4. Section 103(a)(3) of the CVAA amended section 225 of the Act to make clear that TRS are intended to enable people who are deaf, hard of hearing, deaf-blind, or who have a speech disability to communicate by telephone (wire or radio) with any individual, removing the specification that such individual be hearing. Specifically, the new definition states:
The term “telecommunications relay services” means telephone transmission services that provide the ability for an individual who is deaf, hard of hearing, deaf-blind, or who has a speech disability to engage in communication by wire or radio with one or more individuals, in a manner that is functionally equivalent to the ability of a hearing individual who does not have a speech disability to communicate using voice communication services by wire or radio.
47 U.S.C. 225(a)(3).
5. Congressional guidance on the amended definition recognizes that there are many different forms of relay services and that there may be times when two or more individuals using different types of TRS may need to communicate with each other, even when a hearing person is not a party to the call. Specifically, the Senate and House Reports on the CVAA explain that in addition to defining TRS as the ability of a person who is deaf, hard of hearing, deaf-blind or has a speech disability to use TRS to communicate with hearing individuals, these services may be used where individuals with disabilities need to communicate with other relay users with disabilities, where necessary to achieve functionally equivalent communication. This will be the case, for example, when two or more individuals to a call each have disabilities, but use different types of relay services, depending on their communication needs. In order for communication between or among such individuals to be achieved, more than one type of relay service may be needed to complete the call.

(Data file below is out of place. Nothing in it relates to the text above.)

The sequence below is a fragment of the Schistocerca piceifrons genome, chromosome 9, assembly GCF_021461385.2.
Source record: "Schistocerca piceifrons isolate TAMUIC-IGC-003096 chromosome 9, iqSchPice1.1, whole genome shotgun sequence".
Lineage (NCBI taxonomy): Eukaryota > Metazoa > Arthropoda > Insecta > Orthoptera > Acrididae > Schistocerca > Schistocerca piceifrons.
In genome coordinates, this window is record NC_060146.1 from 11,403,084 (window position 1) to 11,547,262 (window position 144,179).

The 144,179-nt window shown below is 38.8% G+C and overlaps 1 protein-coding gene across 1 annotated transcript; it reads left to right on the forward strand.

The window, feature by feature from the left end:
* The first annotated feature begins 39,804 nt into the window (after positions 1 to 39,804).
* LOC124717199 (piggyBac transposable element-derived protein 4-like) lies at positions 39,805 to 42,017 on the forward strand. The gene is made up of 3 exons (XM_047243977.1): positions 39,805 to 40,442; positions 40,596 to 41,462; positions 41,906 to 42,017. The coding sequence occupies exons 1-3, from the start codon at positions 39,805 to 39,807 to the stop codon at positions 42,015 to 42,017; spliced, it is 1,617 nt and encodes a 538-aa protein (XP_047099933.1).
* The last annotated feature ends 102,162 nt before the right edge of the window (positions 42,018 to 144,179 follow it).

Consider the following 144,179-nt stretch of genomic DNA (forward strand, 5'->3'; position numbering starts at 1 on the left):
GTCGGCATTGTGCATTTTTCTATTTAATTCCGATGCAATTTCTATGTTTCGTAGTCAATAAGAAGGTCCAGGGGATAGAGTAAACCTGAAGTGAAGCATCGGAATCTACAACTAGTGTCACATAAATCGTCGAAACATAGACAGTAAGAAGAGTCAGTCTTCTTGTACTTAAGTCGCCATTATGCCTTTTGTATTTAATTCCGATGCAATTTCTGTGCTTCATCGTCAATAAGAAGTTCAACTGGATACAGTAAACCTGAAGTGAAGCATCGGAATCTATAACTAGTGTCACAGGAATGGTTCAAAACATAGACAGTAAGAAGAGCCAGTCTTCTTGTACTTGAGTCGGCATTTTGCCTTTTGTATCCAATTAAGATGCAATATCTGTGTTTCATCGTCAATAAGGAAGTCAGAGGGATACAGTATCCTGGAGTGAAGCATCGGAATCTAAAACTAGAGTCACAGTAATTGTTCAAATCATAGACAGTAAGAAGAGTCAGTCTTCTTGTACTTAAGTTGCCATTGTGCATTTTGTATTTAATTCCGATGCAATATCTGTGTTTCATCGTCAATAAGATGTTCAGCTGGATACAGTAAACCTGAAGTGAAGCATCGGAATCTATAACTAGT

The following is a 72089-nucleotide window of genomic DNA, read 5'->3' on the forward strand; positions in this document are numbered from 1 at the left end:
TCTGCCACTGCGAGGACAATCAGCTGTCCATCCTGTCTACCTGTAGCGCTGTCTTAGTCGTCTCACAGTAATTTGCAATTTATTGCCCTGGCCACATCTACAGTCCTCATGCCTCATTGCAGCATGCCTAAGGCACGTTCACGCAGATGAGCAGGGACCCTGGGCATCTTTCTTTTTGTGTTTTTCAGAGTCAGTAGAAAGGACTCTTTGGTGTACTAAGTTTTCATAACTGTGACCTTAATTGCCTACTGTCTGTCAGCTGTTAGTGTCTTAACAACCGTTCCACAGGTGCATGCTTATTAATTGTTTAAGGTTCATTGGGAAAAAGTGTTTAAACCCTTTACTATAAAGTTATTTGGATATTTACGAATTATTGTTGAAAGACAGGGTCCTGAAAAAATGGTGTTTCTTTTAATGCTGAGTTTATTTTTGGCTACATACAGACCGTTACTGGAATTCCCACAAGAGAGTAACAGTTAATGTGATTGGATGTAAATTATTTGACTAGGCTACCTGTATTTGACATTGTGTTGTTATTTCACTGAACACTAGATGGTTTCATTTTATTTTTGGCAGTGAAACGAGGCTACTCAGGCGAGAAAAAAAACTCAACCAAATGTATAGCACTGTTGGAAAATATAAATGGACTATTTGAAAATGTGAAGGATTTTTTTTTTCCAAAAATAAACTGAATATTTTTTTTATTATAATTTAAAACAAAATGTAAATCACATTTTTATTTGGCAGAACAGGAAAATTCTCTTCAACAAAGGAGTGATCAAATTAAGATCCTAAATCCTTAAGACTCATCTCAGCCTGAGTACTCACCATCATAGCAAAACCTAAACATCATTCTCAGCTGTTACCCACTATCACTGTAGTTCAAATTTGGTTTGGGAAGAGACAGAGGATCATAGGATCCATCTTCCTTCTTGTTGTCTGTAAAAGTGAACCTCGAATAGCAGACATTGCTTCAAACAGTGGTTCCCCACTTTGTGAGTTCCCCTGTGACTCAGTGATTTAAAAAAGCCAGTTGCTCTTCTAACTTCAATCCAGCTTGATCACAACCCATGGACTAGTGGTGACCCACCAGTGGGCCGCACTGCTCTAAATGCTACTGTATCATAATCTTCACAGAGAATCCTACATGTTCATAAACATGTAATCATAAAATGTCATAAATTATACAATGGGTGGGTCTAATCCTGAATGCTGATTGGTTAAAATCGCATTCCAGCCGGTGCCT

6. In accordance with the CVAA and its legislative history, the Commission proposes to amend the definition of TRS in the Commission's rules at 47 CFR 64.601(a)(32) to conform to the definition adopted in the CVAA. Additionally, in accordance with the revised definition, the Commission tentatively concludes that the proposed new rule will allow compensation from the TRS Fund for relay calls involving two or more persons using different forms of relay services, including calls whose handling may require more than one CA. The Commission seeks comment on these proposals.
7. With the exception of CTS and IP CTS, the Commission emphasizes that the proposed changes, if adopted, will not permit compensation from the TRS Fund for relay calls involving two or more persons using the same type of relay service, which in effect would be a form of point-to-point communications. In other words, although multiple CA calls may be necessary to facilitate TRS communication between and among individuals using different forms of TRS, compensation is not appropriate for TRS calls in which a CA is not needed to relay service between users. The exceptions to this prohibition are calls between two CTS or two IP CTS users, or a CTS user to IP CTS user, because each CTS user currently must communicate through his or her own CA, who re-voices what the other party says to that user.